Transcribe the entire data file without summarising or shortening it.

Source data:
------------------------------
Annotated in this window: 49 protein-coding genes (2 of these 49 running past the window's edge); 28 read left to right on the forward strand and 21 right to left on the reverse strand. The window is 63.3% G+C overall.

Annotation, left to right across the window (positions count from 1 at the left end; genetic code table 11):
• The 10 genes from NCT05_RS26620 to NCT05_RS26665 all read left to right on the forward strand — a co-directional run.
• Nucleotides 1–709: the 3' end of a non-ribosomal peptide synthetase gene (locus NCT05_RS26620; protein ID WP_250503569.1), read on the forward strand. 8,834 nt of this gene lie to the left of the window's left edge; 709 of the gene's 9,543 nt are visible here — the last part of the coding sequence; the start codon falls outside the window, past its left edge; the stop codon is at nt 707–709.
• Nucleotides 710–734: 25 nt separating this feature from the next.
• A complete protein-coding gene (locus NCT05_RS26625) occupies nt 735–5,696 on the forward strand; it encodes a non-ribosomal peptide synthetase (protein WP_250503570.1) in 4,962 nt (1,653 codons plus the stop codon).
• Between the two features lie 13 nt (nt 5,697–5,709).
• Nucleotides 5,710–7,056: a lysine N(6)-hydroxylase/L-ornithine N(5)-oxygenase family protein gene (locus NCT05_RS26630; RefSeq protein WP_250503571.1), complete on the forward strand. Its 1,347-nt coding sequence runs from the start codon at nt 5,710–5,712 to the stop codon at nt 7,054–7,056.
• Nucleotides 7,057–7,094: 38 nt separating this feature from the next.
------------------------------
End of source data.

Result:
Annotated in this window: 49 protein-coding genes (2 of these 49 running past the window's edge); 28 read left to right on the forward strand and 21 right to left on the reverse strand. The window is 63.3% G+C overall.

Annotation, left to right across the window (positions count from 1 at the left end; genetic code table 11):
• The 10 genes from NCT05_RS26620 to NCT05_RS26665 all read left to right on the forward strand — a co-directional run.
• Nucleotides 1–709: the 3' end of a non-ribosomal peptide synthetase gene (locus NCT05_RS26620; protein ID WP_250503569.1), read on the forward strand. 8,834 nt of this gene lie to the left of the window's left edge; 709 of the gene's 9,543 nt are visible here — the last part of the coding sequence; the start codon falls outside the window, past its left edge; the stop codon is at nt 707–709.
• Nucleotides 710–734: 25 nt separating this feature from the next.
• A complete protein-coding gene (locus NCT05_RS26625) occupies nt 735–5,696 on the forward strand; it encodes a non-ribosomal peptide synthetase (protein WP_250503570.1) in 4,962 nt (1,653 codons plus the stop codon).
• Between the two features lie 13 nt (nt 5,697–5,709).
• Nucleotides 5,710–7,056: a lysine N(6)-hydroxylase/L-ornithine N(5)-oxygenase family protein gene (locus NCT05_RS26630; RefSeq protein WP_250503571.1), complete on the forward strand. Its 1,347-nt coding sequence runs from the start codon at nt 5,710–5,712 to the stop codon at nt 7,054–7,056.
• Nucleotides 7,057–7,094: 38 nt separating this feature from the next.